Sarah Moule: Stormy Emotions

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Back in February 2014, I posted the following: “If many of today's jazz musicians and singers lack anything, it's curiosity. Talent they've got, but a deep interest in the past beyond what they already know seems alien to their approach... What's hurting the music isn't a lack of venues or long solos. It's a lack of imagination and a stubborn refusal to explore the music's history and re-interpret compelling, overlooked standards. For example, the music of Tommy Wolf and his range of lyricists, including Fran Landesman, could use a revisit."

I didn't know English vocalist Sarah Moule back then, but it seems we've been on the same page for some time. Her gorgeous new album is Stormy Emotions: Songs by Fran Landesman & Simon Wallace. Landesman was an exquisite lyricist who moved in 1950 to St. Louis, Mo., with her husband Jay, where he started the Crystal Palace nightclub. Fran began writing song lyrics in 1952. When she finished Spring Can Write You Up the Most, the Crystal Palace's house pianist Tommy Wolf wrote music to her words.

Then one night, Wolf's pals, Jackie Cain and Roy Kral (above), just happened to be appearing in town. As Jackie told me in a 2009 interview, they dropped by the club and Tommy shared the song with them. Jackie an Roy were the first to record it in 1955 and the rest is history. Landesman then wrote a long list of sophisticated jazz standards with Wolf that come with a knowing wink, including Ballad of the Sad Young Men, How Do You Like Your Love, Say Cheese and Listen Little Girl.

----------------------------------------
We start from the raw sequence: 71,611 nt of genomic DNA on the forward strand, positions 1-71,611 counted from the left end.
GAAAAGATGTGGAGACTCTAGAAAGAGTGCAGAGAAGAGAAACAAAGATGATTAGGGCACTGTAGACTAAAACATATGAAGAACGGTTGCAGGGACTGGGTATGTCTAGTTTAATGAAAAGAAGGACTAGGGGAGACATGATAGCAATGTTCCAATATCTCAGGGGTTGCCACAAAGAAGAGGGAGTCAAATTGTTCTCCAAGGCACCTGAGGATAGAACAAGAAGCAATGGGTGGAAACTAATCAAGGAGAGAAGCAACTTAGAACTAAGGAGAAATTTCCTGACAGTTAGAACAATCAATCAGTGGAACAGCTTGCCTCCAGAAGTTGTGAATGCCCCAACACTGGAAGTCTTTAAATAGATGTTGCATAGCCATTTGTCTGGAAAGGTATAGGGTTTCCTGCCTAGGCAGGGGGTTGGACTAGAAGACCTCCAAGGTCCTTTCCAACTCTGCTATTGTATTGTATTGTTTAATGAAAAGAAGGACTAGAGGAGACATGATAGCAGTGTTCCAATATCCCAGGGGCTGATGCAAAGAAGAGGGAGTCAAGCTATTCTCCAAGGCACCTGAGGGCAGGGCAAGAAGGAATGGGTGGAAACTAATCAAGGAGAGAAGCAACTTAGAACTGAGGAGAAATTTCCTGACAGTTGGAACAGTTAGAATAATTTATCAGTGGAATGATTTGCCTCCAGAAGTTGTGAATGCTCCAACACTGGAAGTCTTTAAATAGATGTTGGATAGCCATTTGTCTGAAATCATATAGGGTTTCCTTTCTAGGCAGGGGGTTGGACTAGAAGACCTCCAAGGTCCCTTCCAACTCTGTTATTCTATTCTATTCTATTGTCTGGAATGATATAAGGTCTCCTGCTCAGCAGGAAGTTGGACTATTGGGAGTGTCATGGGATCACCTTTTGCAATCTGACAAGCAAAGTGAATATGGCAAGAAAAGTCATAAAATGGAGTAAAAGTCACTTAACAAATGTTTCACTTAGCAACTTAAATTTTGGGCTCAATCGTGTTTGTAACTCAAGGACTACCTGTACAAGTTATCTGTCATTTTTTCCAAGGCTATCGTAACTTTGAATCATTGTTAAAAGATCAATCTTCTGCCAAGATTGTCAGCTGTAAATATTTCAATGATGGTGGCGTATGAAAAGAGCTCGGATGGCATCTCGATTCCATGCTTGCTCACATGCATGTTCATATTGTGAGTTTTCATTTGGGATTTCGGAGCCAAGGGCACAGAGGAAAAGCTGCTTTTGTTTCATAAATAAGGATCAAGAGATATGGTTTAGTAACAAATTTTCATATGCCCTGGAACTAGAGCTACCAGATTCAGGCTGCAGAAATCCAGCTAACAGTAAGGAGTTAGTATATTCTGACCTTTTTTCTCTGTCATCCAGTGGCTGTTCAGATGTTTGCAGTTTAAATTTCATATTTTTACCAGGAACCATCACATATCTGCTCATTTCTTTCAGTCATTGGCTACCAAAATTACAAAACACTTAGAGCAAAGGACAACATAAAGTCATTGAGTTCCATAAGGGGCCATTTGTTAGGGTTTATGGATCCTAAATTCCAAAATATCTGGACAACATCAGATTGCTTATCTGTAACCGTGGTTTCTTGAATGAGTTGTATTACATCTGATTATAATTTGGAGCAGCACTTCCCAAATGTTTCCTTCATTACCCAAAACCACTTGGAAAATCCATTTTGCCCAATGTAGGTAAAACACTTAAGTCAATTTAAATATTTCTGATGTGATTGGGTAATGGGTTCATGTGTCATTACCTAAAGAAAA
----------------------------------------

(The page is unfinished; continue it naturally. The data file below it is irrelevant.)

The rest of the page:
In 1994, Landesman met British composer Simon Wallace (above) and collaborated with him for the remainder of her career on upward of 300 songs. Simon is a celebrated British composer with a long list of songs to his name and themes for films and BBC television shows.

Then in 1999, Landesman (above) worked closely with singer Sarah Moule. In 2002, Sarah released an album of Landesman-Wallace collaborations on It's a Nice Thought. Sarah's next three albums featured 27 more Landesman-Wallace songs. Did I tell you that Sarah just happens to be married to Simon Wallace?

Which brings us to Stormy Emotions, featuring another dozen glorious Landesman-Wallace compositions. Sarah has such a warm, sophisticated voice and just the right phrasing for this material. The songs are conversational but singing them requires a stage performer's sensibility. They're best served vulnerable, which Sarah manages with savvy yearning. Simon's music changes like an English sky and keeps the ear engaged, whether it's a waltz (Nothing Is Mine Now), a mid-tempo blues (Truly Unruly), a ballad (After the Fall) or a whimsical song with a twist (On Hold/Living in Limbo). Landesman's lyrics are precious.

On the album, Sarah is joined by Simon's lovely piano plus bassist Mick Hutton (tracks 3, 4, 7, 8, 9, 10, 11), bassist Neville Malcolm (1, 2, 5, 6), drummer Paul Robinson (3, 4, 7, 8, 9, 10, 11), drummer Rod Youngs (1, 2, 5, 6), guitarist Nigel Price (1, 6, 7, 8) and saxophonist and bass clarinetist (2, 4, 9).

Sarah and Simon make a terrific couple. It's almost as if Landeman's lyrics were written to keep them together and in love. Landesman said it best: “ I got lucky meeting Simon. That he married Sarah Moule was a bonus. She’s the jazz vocalist par excellence."

Fran Landesman died in 2011.

JazzWax clips: Here's a promo clip for the album...

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This story appears courtesy of JazzWax by Marc Myers.
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